EUGENE, Ore. – 12 years ago, Chip Kelly, then just 18 games into his tenure as Oregon head coach, stood on the sidelines across from Stanford’s Jim Harbaugh and demanded a surprise onside kick. The Ducks were trailing 21-10 in the second quarter, and the game sparked a 49-10 goal streak for Oregon and a win over the ninth-placed Cardinal.
On Saturday, Kelly returned to Eugene as UCLA head coach with an undefeated No. 9 Bruins team, and this time it was first-time head coach Dan Lanning who reached up his sleeve to pull off a nearly identical trick that helped Oregon’s No. 10 spurred a 45-30 win.
After the Ducks scored in the second quarter to make it 17-10, kicker Andrew Boyle dribbled the ensuing kickoff straight with his foot, waited until he got 10 yards, and then jumped on the ball. It was a game Oregon died practiced in secret all week, using an opening they saw on UCLA’s kickoff coverage team. Lanning even told media representatives who saw her working on it in practice to keep it quiet. The incoming rain also played a role.
“I told you don’t tell anyone or I’ll never let you come to practice again, right?” Lanning said after the game with a smile. “We saw it after the first kickoff and we were like, OK, this is the look we want, we think we have a shot at it. It looked like some weather was about to set in. We felt there would be a chance to steal a property before the weather really hit.”
When the Ducks’ offense came off the field, they tried to scatter down the touchline so as not to give anything away. Boyle perfectly timed the game he was set to recreate and the momentum of the game changed when the rain started to fall.
Quarterback Bo Nix, who finished the game on 22 of 28 for 283 yards and five touchdowns, took care of the rest, leading the offense down the field for another touchdown after the onside kick. Suddenly the Ducks were up 24-10.
“When you keep an explosive offense like this off the field, it slows them down and kills them,” Nix said. “We didn’t really look back after that.”
Oregon’s aggression and creativity wasn’t reserved for special teams. On offense, Lanning and offensive coordinator Kenny Dillingham converted three of four fourth downs.
“I think you can attribute a lot of our offensive success to Coach Lanning’s aggression, right now,” Nix said after the game. “He’s a super-aggressive head coach, which is a little different because he’s defensively oriented.”
Lanning joined Eugene after making a name for himself coaching Georgia’s dominant 2021 defense. But against UCLA on Saturday, he knew he had to outmaneuver Kelly on offense to stand a chance of beating the former Ducks coach. More possession, pace and long drives would be key against a Bruins offense that had 40+ points in four straight games.
Oregon had five more minutes of possession overall than UCLA and had a total of 544 yards in attack on the Bruins’ 448.
“At halftime we sat and talked about how the team with the most stamina is going to win this game,” said Lanning. “You look at the kind of football we played going into halftime and coming out in the third quarter. We said we’re going to run the ball and be physical.”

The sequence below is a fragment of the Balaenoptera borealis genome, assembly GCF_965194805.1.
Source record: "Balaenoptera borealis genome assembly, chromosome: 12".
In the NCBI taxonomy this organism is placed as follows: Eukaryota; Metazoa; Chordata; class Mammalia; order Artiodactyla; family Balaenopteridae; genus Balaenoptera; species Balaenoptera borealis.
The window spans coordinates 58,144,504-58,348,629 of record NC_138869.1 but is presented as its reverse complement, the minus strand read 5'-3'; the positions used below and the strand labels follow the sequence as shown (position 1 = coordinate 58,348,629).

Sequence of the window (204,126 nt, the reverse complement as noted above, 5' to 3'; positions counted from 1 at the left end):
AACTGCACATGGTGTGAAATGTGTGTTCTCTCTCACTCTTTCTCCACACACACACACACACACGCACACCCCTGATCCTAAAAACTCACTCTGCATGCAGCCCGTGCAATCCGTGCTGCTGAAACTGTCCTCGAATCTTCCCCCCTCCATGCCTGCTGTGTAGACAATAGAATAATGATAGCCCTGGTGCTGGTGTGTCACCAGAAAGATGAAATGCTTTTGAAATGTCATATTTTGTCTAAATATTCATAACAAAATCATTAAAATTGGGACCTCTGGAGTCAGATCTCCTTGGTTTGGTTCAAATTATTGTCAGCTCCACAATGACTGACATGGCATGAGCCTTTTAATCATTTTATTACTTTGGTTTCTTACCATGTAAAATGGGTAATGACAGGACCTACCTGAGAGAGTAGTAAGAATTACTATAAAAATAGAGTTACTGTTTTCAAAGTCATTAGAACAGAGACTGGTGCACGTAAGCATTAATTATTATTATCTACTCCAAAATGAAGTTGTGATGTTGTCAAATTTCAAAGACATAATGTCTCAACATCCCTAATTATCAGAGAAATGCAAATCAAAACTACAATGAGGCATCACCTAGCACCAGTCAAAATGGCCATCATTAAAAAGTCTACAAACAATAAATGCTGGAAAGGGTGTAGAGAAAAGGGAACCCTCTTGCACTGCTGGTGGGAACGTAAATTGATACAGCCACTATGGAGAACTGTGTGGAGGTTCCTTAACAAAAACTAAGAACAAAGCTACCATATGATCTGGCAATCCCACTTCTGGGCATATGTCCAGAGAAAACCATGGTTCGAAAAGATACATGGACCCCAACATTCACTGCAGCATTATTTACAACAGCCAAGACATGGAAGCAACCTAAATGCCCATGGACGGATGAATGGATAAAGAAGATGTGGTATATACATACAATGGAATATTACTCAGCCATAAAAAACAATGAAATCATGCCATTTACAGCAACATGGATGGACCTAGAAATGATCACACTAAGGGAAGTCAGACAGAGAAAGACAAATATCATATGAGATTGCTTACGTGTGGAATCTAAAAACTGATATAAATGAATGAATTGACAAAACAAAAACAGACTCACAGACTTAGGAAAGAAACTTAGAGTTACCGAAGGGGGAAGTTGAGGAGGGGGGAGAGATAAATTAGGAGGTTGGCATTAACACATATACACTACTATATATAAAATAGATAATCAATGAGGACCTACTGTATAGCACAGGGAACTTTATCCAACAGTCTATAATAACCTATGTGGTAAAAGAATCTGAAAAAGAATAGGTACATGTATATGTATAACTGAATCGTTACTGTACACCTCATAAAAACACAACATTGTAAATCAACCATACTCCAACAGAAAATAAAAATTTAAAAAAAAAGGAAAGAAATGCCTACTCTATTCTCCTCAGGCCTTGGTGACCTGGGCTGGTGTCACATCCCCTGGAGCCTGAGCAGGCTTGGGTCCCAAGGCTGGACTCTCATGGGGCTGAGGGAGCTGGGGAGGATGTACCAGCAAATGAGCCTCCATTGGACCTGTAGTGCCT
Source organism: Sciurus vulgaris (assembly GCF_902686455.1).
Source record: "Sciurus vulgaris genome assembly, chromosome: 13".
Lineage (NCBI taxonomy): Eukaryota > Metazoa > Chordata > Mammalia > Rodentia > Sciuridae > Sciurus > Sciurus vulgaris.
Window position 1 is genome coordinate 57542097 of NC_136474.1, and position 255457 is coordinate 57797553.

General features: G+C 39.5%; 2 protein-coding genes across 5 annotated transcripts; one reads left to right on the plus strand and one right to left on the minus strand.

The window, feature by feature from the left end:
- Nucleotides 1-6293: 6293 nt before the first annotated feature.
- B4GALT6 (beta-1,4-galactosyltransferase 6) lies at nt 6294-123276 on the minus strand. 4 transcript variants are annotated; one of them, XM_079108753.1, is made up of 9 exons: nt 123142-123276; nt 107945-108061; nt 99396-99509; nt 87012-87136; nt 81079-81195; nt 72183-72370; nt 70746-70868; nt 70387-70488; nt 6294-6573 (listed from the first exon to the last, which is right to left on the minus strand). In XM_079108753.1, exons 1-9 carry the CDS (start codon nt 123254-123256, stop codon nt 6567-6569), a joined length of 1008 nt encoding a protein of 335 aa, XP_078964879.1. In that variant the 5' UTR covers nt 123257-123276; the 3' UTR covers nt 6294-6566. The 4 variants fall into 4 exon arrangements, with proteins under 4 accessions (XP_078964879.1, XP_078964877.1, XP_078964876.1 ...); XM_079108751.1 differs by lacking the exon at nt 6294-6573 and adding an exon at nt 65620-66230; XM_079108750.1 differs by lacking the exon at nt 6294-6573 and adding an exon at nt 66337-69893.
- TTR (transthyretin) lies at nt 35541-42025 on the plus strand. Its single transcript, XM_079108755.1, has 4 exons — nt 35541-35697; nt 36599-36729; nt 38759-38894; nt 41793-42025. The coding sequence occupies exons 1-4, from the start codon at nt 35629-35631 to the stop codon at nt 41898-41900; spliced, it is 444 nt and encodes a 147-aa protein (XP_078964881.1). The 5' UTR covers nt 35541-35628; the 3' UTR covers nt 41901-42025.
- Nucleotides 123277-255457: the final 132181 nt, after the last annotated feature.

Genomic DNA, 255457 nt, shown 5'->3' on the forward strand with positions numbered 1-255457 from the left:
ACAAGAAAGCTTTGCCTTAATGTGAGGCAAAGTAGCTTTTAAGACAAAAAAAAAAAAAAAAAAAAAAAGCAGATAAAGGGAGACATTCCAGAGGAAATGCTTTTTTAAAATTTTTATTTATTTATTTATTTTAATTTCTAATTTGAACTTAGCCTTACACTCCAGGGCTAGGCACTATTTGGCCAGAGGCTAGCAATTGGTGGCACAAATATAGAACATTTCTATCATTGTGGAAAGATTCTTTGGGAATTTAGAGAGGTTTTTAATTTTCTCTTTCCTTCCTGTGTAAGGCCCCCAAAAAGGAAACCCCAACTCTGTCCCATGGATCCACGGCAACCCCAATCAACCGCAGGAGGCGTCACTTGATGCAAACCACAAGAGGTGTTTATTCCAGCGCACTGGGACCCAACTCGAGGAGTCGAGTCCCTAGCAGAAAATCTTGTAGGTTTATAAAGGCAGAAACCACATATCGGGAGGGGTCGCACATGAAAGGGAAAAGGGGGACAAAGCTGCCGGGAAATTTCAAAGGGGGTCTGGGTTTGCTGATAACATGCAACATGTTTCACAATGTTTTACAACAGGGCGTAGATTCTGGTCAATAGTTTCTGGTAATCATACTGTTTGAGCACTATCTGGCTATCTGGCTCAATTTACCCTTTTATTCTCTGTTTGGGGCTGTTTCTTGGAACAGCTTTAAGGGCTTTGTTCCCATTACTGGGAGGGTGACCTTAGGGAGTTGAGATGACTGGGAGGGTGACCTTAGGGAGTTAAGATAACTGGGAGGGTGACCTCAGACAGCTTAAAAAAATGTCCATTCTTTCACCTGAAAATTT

The closing number came in the third quarter. After holding UCLA to a field goal in the first second half, Nix and company got the ball nine minutes from time in the quarter. They went for 82 yards in 15 games, including 12 carries, and needed more than seven minutes of rest before scoring a touchdown to go up 22.
Lanning said one of the team’s goals on Saturday was to ensure they had the edge on explosive plays, which Kelly’s offense accomplished with ease. That proved to be the case thanks to Nix keeping the Bruins defense busy all day and a Ducks defense that included Dorian Thompson-Robinson.
Using his legs (51 yards on eight carries), Nix opened up highway-sized lanes in the passing game, where he was near perfect at everything from checkdown throws to a 49-yard parabolic ball to Troy Franklin for a touchdown that the sold-out crowd at the Autzen Stadium was broadcast in a frenzy.
Nix said after the game that this was what he wanted when making the decision to move from Auburn to Oregon.
“I can’t speak to anything beforehand,” Lanning said when asked what changed from the Nix in Auburn to the one in Oregon. “Furthermore … You can’t watch a football game now and tell us this guy isn’t elite.”
After a tumultuous season at Auburn last year, Nix has displayed the ideal combination of explosiveness and composure under Dillingham’s stewardship. Dillingham, a former Auburn quarterbacks coach, worked with Nix during the 2019 season, but this is the first season he has asked Nix to run games.
“We’re just connected offensively. I know what he wants out there,” Nix said. “He confides in me what I see and I think that’s the closest thing we’ve achieved all season.”
With Saturday’s win, Oregon turned their 46-point season-opener loss to Georgia into another fading memory. The Ducks now control their destiny in the conference. If they win, they enter the Pac-12 Championship in Las Vegas.
“I don’t think anyone on our team is happy and I think that gives this team an opportunity to be hungry and great,” said Lanning. “We’ll enjoy it though.”
https://www.espn.com/college-football/story/_/id/34857946/oregon-onside-kick-spurs-victory-chip-kelly-no-9-ucla Oregon’s onside kick spurs victory over Chip Kelly, No. 9 UCLA